Through The Eyes Of A Child

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Yesterday was the first day it had snowed in Exeter all winter, as far as I can recall.

 

Luck would have it that it was the day that I had chosen for myself and eleven of my girlfriends, all in our forties, to try a Segway adventure at Haldon Forest.

 

As I got into my car first thing, the temperature showed minus six degrees, and not being a fan of cold weather, my first response was that of dread. Was it too late to cancel, I thought? Could I, as the one who had planned it, wimp out this late in the day?

 

No, of course I couldn’t. I would just have to wrap up warm – hat, gloves, thermals, big thick coat – and when I arrived I realised everyone else had done the same. These usually well-dressed women had chosen practicality over style and I was relieved not to be the only one.

 

It may have been the sense of camaderie between us, the fact that we all share that sense of adventure, trying something new each quarter when we meet up, but it ended up being memorable as a result of the weather, not in spite of the weather.

 

The moment the snow started, as we were doing our preparatory drills at the hut, there was an air of excitement, of pure magic. Twelve forty-something women turned into young girls, awe-struck by the flecks of snow on our fur-lined parkas, and shrieking in delight at the winter wonderland that was appearing before us.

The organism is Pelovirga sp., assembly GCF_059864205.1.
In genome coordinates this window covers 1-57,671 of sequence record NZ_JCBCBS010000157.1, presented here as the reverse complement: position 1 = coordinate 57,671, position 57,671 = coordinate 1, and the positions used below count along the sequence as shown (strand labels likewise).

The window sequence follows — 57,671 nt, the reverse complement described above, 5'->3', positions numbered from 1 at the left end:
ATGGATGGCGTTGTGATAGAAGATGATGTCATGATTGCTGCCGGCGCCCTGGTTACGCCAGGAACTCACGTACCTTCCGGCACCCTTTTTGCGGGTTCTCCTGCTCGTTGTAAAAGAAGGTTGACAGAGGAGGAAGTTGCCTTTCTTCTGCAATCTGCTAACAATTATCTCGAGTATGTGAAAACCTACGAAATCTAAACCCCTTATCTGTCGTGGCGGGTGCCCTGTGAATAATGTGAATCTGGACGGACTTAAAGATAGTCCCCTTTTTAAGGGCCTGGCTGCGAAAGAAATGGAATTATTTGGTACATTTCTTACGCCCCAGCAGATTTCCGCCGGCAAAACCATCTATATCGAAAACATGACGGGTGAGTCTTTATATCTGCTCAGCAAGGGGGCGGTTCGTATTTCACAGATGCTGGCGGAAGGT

I looked around at the faces of my friends, and I thought how young they looked, that it was incredible how everyone was just embracing the snow. The childlike wonder was in us all, and I thought how I wanted to have more of that feeling. I thought about how important it is for us all, to keep seeing the world as if through the eyes of a child.

 

Perhaps this is the secret to staying young?

 

It is when we stop seeing the magic in everything, when we stick to the same old routines, when we turn down adventures because of fear, that’s when we get old.

 

Literally, we stagnate.

 

In Chinese medicine it is believed that most disease is caused by stagnation. Like old pond water, we become dirty and without any flow or movement, the toxins are never expelled.

 

I think this stagnation could be of the body or the mind, and it happens not just when we stay still, but when we do the same things over and over again. Our comfort zone shrinks as we don’t step outside into anything other than the known.

 

To maintain our youthfulness, we need to scramble these pre-conditioned patterns that keep up stuck in our ways.

 

We need to keep things fresh, move and twist, and take new routes, feeding the body with fresh energy to keep it alive and vibrant.

 

We need to take time to play, embark on new challenges, and approach it all with a fresh, curious mind.

 

We need to lose that part of us that is afraid of looking silly and instead embrace our silliness. It is that wholehearted, free part of us that makes us come alive, and that also makes us more attractive to others.

 

We need to look for the wonder in everything, seeing it all, like a child, for the first time.

 

We need to spend time with people who make us feel young, who lift us up, not bring us down.

 

We need to keep that balance, as children do naturally, between rest and movement, not work so hard that there is no time for play, and not worry too much about the things that really won’t matter in the end.

 

I’m inspired by my friend Rosie, who has the most positive and upbeat nature, and her youthful energy is infectious. She was going skiing last week, and I asked her what was the first thing she was going to do when she got there.

 

Her answer:

 

“Snow Angels!”.

 

Of course it was!

 

 

 

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